Most Favoured Nation: Carbon Club
The US doesn't like CBAM, and Mercosur.
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Bloomberg’s Alberto Nardelli has written a story drawing attention to the fact that the US is still trying to wriggle its way out of the EU’s forthcoming Carbon Border Adjustment Mechanism (CBAM):
This has been rumbling for a while.
The US’s position is that, rather than the CBAM, the EU should work with the US to create a carbon club (or rather ‘Global Arrangement on Sustainable Steel and Aluminium’). The carbon club would be open to market economies1 if the average emissions intensity of their steel and aluminium production was no higher than TBC% of similar goods produced in the two cleanest carbon club members **AND** they agree for TBC% of government-procured steel and aluminium to be “near-zero or low emission”.
Members of the carbon club would then apply tariffs on steel and aluminium imports from countries outside of the club. These tariffs would be tiered and relative to the carbon intensity of production in the country of import.
The EU obviously doesn’t want to join this club. Both because it already has the CBAM ready to go, but also because the club would definitely be in breach of its WTO obligations, particularly given the US does not have a domestic carbon price.2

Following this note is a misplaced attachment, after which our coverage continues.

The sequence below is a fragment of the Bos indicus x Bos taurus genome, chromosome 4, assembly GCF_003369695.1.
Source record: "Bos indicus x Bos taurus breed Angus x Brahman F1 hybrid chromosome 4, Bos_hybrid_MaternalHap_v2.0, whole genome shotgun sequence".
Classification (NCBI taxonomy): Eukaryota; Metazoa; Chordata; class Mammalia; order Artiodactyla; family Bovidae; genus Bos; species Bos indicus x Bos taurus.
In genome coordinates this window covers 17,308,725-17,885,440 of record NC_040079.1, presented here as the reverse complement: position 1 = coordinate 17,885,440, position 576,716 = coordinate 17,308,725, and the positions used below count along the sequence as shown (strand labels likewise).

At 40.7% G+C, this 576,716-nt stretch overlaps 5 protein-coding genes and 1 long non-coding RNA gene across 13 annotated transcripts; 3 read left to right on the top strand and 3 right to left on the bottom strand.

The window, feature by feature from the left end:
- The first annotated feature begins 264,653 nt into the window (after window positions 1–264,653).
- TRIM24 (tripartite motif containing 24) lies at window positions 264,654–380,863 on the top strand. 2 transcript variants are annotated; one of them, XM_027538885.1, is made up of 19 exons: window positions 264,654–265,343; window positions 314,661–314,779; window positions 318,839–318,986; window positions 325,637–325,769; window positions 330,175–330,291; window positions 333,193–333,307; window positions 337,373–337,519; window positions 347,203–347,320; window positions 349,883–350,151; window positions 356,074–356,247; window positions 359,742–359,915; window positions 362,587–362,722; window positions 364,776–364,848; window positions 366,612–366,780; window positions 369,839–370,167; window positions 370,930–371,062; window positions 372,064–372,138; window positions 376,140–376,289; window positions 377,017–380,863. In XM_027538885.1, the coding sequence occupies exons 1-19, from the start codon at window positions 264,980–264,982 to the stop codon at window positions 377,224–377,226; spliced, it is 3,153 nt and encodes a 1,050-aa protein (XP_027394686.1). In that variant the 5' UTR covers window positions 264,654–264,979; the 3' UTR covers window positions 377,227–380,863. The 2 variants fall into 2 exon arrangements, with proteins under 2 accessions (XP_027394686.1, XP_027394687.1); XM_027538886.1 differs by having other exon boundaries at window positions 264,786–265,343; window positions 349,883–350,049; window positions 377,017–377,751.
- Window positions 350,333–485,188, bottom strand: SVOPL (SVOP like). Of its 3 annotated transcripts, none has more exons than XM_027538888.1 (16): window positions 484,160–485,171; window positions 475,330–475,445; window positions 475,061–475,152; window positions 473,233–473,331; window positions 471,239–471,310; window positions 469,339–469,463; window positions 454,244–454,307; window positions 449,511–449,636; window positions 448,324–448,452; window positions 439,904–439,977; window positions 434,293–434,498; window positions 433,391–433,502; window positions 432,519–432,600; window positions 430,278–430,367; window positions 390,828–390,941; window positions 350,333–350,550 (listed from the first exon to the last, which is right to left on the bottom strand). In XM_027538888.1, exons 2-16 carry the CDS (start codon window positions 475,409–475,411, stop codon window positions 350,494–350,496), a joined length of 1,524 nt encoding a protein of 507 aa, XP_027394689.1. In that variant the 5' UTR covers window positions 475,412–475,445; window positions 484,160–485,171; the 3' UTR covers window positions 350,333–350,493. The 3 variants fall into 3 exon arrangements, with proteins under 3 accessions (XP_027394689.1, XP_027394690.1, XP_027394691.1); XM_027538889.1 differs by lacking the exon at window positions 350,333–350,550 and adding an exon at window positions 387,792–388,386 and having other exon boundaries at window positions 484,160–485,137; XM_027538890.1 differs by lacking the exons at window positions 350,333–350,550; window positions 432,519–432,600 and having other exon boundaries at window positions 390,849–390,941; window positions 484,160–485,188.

However, the EU is having to play along with these discussions with the US because it committed to do so as part of the deal to get the US to suspend the Trump-era trade war tariffs on steel and aluminium. And it has until October to work something out.3
In terms of actively excluding the US from the CBAM. The only existing route towards full exemption is for the US to link its non-existent emissions trading system (ETS) to the EU’s. Given the US’s ETS does, as just mentioned, not exist, this is probably not going to happen.
In the absence of full linkage, the EU CBAM still allows importers to take into account the carbon price paid (either through an ETS, carbon tax or similar) in the market of origin. Unfortunately, the US does not have a domestic carbon price.
BUT, the US argues it does have regulations that promote decarbonisation. Shouldn’t these be taken into account?
First — Cool! So does the EU.
But also, if the US’s regulation does actually lead to its steel and aluminium being lower carbon then the CBAM will already take that into account, given that importers are only required to pay for (via a slightly convoluted scheme of purchasing and surrendering CBAM certificates) the exact quantity of CO2 embodied in the imported goods. No CO2, no problem.
So what’s the EU to do?
Play along with the US and pretend this is about climate change and not actually about justifying continued tariffs on Chinese steel and aluminium.
Ignore the US. CBAM is happening; carbon club is a silly idea … who cares if the US reapplies its steel and aluminium tariffs to EU exports.
Some sort of fudge, probably involving more discussions. Kick the can as far as possible.
If I were a betting man, I’d go with Option 3.
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